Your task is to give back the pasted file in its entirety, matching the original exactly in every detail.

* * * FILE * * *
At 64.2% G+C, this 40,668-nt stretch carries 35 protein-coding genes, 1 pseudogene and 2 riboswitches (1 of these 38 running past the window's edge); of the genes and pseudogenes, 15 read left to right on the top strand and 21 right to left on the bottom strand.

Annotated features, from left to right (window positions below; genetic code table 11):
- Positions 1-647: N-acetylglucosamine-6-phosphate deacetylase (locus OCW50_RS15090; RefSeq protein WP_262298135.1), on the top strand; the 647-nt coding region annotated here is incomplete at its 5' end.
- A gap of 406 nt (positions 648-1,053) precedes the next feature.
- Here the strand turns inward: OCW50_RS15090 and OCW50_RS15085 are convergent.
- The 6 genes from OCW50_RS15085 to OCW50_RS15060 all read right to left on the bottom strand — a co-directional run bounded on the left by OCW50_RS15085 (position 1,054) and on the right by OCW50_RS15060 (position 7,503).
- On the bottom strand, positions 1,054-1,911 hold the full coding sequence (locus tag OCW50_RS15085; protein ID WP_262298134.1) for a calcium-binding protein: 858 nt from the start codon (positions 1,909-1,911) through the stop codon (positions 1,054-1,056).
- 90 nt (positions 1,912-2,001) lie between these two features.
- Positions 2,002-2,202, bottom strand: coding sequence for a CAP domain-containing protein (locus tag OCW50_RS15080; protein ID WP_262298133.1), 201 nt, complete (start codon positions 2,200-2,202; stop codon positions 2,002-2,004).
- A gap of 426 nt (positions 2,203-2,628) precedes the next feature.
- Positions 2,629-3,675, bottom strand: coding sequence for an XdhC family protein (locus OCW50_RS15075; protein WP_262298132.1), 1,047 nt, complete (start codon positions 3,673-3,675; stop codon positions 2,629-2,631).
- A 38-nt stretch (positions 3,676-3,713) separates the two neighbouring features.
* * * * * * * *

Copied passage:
At 64.2% G+C, this 40,668-nt stretch carries 35 protein-coding genes, 1 pseudogene and 2 riboswitches (1 of these 38 running past the window's edge); of the genes and pseudogenes, 15 read left to right on the top strand and 21 right to left on the bottom strand.

Annotated features, from left to right (window positions below; genetic code table 11):
- Positions 1-647: N-acetylglucosamine-6-phosphate deacetylase (locus OCW50_RS15090; RefSeq protein WP_262298135.1), on the top strand; the 647-nt coding region annotated here is incomplete at its 5' end.
- A gap of 406 nt (positions 648-1,053) precedes the next feature.
- Here the strand turns inward: OCW50_RS15090 and OCW50_RS15085 are convergent.
- The 6 genes from OCW50_RS15085 to OCW50_RS15060 all read right to left on the bottom strand — a co-directional run bounded on the left by OCW50_RS15085 (position 1,054) and on the right by OCW50_RS15060 (position 7,503).
- On the bottom strand, positions 1,054-1,911 hold the full coding sequence (locus tag OCW50_RS15085; protein ID WP_262298134.1) for a calcium-binding protein: 858 nt from the start codon (positions 1,909-1,911) through the stop codon (positions 1,054-1,056).
- 90 nt (positions 1,912-2,001) lie between these two features.
- Positions 2,002-2,202, bottom strand: coding sequence for a CAP domain-containing protein (locus tag OCW50_RS15080; protein ID WP_262298133.1), 201 nt, complete (start codon positions 2,200-2,202; stop codon positions 2,002-2,004).
- A gap of 426 nt (positions 2,203-2,628) precedes the next feature.
- Positions 2,629-3,675, bottom strand: coding sequence for an XdhC family protein (locus OCW50_RS15075; protein WP_262298132.1), 1,047 nt, complete (start codon positions 3,673-3,675; stop codon positions 2,629-2,631).
- A 38-nt stretch (positions 3,676-3,713) separates the two neighbouring features.